What is the official process for reporting workplace injuries?
Published 07 Dec 2017
Workplace injuries appear to be on the decline in Australia, indicating that employers are taking health and safety regulations seriously and providing an increasingly secure environment for their staff.
In 2013-14, there were 113,965 serious injury claims in the country, according to Safe Work Australia data. This was down from 120,050 in the previous year and a significant decrease on 2000-01's figure of 133,115.
But accidents can still happen, so both workers and employers should familiarise themselves with the regulations surrounding workplace injury reporting.
What are my responsibilities as an employee?
If you are an employee who injures themselves at work, your main obligation is to inform your organisation about the incident as soon as possible after it occurs.
Minor workplace injuries may not result in any time off, but people who experience more serious accidents are often eligible for workers compensation to support them while they recover.
You should also seek medical treatment if necessary. Provide your doctor with comprehensive details about your symptoms and the circumstances surrounding your injury in case your compensation claim is challenged.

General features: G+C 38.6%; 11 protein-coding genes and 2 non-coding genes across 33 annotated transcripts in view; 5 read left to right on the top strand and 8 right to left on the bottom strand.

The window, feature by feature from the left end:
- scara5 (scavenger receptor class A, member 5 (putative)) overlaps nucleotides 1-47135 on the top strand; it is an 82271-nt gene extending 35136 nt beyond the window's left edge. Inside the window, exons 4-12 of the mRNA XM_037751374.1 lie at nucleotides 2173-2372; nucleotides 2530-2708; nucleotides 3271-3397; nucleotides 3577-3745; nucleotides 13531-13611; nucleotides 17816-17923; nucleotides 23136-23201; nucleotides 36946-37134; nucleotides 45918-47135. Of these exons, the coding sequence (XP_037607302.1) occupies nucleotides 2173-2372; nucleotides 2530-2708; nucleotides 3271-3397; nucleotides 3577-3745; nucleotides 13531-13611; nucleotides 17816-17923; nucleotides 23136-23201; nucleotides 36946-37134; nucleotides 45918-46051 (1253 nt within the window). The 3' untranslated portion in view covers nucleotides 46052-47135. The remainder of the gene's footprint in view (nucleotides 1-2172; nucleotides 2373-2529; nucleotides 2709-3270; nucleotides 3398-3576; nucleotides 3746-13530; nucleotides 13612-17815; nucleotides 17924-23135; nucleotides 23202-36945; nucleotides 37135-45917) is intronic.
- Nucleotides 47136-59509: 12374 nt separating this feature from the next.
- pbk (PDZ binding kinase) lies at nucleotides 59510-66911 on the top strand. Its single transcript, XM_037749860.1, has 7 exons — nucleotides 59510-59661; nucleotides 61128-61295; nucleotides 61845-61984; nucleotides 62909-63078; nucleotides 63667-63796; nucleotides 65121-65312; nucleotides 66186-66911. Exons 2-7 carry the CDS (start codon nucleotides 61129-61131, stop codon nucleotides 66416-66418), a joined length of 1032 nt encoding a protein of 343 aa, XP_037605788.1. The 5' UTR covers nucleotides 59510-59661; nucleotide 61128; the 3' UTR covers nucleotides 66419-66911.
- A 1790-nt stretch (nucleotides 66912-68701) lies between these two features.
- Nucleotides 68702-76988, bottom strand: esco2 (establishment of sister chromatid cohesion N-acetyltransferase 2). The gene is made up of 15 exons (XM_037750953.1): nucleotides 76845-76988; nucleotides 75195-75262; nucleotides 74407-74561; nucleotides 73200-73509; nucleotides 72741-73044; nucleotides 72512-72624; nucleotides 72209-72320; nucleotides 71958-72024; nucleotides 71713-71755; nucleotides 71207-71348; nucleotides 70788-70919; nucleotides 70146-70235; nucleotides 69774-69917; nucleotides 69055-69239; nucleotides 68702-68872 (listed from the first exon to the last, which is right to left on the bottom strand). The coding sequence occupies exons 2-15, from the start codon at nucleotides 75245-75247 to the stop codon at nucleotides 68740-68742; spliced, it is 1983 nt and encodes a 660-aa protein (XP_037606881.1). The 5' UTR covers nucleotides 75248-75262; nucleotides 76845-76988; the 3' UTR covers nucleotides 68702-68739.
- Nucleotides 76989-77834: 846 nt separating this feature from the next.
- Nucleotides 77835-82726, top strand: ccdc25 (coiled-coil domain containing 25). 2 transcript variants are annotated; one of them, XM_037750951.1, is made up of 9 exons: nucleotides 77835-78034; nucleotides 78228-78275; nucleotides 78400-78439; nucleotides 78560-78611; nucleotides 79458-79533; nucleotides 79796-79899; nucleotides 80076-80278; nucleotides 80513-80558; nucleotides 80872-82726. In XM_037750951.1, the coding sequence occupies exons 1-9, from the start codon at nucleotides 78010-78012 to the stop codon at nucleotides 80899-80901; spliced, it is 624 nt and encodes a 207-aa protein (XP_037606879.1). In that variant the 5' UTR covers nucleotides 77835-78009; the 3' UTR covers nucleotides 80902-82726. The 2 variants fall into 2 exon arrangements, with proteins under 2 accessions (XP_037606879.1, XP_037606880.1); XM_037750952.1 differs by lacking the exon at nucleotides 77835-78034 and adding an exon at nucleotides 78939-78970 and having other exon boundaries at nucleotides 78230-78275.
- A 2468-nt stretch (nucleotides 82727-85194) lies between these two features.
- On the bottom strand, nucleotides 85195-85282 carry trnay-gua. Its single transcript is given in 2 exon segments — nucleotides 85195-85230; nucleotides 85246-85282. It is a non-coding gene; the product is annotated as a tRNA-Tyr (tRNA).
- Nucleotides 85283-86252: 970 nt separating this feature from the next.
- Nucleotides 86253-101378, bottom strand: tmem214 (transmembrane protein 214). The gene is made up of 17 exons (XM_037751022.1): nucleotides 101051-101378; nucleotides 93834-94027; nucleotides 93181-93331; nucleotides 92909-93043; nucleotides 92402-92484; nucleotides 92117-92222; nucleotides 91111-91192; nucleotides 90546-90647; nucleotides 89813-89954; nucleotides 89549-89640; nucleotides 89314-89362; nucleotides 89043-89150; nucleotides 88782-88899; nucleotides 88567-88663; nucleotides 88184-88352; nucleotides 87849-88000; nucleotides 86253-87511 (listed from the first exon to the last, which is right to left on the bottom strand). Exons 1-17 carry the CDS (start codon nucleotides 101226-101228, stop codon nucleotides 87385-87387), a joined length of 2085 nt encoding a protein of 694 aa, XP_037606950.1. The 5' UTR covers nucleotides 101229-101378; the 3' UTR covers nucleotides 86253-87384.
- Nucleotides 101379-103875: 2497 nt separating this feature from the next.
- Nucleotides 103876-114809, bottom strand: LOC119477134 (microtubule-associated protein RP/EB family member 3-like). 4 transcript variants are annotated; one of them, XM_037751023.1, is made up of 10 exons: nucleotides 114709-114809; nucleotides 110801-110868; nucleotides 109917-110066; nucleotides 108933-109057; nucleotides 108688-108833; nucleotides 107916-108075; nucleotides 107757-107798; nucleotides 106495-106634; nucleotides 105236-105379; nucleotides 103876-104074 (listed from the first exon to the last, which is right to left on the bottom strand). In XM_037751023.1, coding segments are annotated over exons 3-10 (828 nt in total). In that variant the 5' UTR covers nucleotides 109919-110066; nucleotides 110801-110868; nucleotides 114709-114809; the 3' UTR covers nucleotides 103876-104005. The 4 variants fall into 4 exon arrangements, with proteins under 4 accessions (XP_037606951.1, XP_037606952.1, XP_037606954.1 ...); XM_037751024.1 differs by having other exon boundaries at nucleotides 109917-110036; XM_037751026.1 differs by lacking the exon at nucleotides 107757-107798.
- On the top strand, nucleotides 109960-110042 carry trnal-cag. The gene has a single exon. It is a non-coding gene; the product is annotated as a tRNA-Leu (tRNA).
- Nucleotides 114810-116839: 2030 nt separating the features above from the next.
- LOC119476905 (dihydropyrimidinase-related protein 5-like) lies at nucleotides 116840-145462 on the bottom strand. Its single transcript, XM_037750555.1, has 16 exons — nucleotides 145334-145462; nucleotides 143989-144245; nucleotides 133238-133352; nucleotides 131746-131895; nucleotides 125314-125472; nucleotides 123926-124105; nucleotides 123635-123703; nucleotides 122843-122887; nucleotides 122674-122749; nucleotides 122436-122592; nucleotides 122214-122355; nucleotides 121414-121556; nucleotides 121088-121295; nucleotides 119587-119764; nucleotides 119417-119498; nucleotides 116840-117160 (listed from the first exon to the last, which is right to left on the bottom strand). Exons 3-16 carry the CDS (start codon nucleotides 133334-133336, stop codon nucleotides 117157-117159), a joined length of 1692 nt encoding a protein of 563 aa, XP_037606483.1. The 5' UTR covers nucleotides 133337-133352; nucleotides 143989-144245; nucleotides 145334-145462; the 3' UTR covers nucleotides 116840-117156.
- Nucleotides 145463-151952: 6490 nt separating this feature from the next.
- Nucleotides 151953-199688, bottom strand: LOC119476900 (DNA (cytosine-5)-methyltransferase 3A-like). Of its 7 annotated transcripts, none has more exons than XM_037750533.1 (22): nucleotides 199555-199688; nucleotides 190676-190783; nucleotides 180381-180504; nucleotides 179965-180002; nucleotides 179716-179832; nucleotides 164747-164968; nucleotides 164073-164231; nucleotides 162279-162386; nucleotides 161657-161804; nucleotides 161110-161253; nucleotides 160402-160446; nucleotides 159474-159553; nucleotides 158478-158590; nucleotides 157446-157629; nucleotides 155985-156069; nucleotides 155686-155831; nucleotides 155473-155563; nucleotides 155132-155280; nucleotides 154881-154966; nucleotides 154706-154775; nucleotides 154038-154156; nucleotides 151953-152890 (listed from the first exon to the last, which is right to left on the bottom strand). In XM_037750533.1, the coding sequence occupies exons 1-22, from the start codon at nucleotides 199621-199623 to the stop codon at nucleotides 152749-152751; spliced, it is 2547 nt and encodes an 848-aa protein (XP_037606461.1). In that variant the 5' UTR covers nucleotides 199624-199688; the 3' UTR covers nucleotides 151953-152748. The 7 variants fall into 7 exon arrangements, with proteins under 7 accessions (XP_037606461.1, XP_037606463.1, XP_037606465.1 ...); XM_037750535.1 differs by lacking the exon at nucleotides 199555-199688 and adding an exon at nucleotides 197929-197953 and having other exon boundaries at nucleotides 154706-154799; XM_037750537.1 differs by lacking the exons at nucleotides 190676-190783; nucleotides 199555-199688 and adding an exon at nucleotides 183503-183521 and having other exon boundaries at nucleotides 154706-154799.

What should my employer do?
Your employer should offer first aid immediately after the accident, where required, as well as provide you with their insurer's details.
Organisations are required to tell their insurer about the incident within 48 hours, according to the State Insurance Regulatory Authority. However, employees can also contact the insurer directly if they are concerned about a communication breakdown.
For serious injuries, deaths and dangerous incidents, employers are expected to inform SafeWork NSW immediately. These are known as 'notifiable incidents' and organisations face stiff penalties if they fail to get in touch with the appropriate authorities.
What are an insurer's duties?
Insurers will generally contact you, your employer and, in some cases, your medical practitioners to gain a better understanding of your injuries and support needs.
They will let you know whether or not you are entitled to financial aid, as well as provide a workers compensation claim number, which you should quote when visiting doctors and other treatment providers.
This enables your medical practitioners to produce a NSW workers compensation certificate of capacity, which outlines your required treatments, workplace capabilities and any referrals for specialised support services.
Unfortunately, not every workers compensation claim goes according to plan.
If you feel an employer or insurer has failed in their responsibilities, please contact Gerard Malouf & Partners Compensation, Medical Negligence & Will Dispute Lawyers to see whether your claim should proceed through legal channels.